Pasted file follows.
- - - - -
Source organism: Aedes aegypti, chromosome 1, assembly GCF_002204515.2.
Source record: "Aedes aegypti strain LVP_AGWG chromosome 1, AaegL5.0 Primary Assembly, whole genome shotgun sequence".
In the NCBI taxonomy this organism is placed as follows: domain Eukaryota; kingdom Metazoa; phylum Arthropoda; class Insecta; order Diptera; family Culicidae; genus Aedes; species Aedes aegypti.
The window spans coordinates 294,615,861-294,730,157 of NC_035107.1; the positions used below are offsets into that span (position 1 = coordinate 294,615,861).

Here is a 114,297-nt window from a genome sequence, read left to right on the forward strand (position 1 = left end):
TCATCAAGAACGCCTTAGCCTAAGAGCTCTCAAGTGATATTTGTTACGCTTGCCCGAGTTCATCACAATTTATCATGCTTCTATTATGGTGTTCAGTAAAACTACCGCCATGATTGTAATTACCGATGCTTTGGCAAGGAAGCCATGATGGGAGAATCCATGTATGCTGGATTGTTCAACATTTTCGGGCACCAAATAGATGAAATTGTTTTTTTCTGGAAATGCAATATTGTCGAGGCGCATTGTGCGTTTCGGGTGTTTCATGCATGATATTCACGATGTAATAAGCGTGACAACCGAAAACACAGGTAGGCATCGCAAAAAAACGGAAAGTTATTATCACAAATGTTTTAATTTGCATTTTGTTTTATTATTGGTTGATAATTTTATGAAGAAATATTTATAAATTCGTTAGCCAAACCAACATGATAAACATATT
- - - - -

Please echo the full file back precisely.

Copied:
Source organism: Aedes aegypti, chromosome 1, assembly GCF_002204515.2.
Source record: "Aedes aegypti strain LVP_AGWG chromosome 1, AaegL5.0 Primary Assembly, whole genome shotgun sequence".
In the NCBI taxonomy this organism is placed as follows: domain Eukaryota; kingdom Metazoa; phylum Arthropoda; class Insecta; order Diptera; family Culicidae; genus Aedes; species Aedes aegypti.
The window spans coordinates 294,615,861-294,730,157 of NC_035107.1; the positions used below are offsets into that span (position 1 = coordinate 294,615,861).

Here is a 114,297-nt window from a genome sequence, read left to right on the forward strand (position 1 = left end):
TCATCAAGAACGCCTTAGCCTAAGAGCTCTCAAGTGATATTTGTTACGCTTGCCCGAGTTCATCACAATTTATCATGCTTCTATTATGGTGTTCAGTAAAACTACCGCCATGATTGTAATTACCGATGCTTTGGCAAGGAAGCCATGATGGGAGAATCCATGTATGCTGGATTGTTCAACATTTTCGGGCACCAAATAGATGAAATTGTTTTTTTCTGGAAATGCAATATTGTCGAGGCGCATTGTGCGTTTCGGGTGTTTCATGCATGATATTCACGATGTAATAAGCGTGACAACCGAAAACACAGGTAGGCATCGCAAAAAAACGGAAAGTTATTATCACAAATGTTTTAATTTGCATTTTGTTTTATTATTGGTTGATAATTTTATGAAGAAATATTTATAAATTCGTTAGCCAAACCAACATGATAAACATATT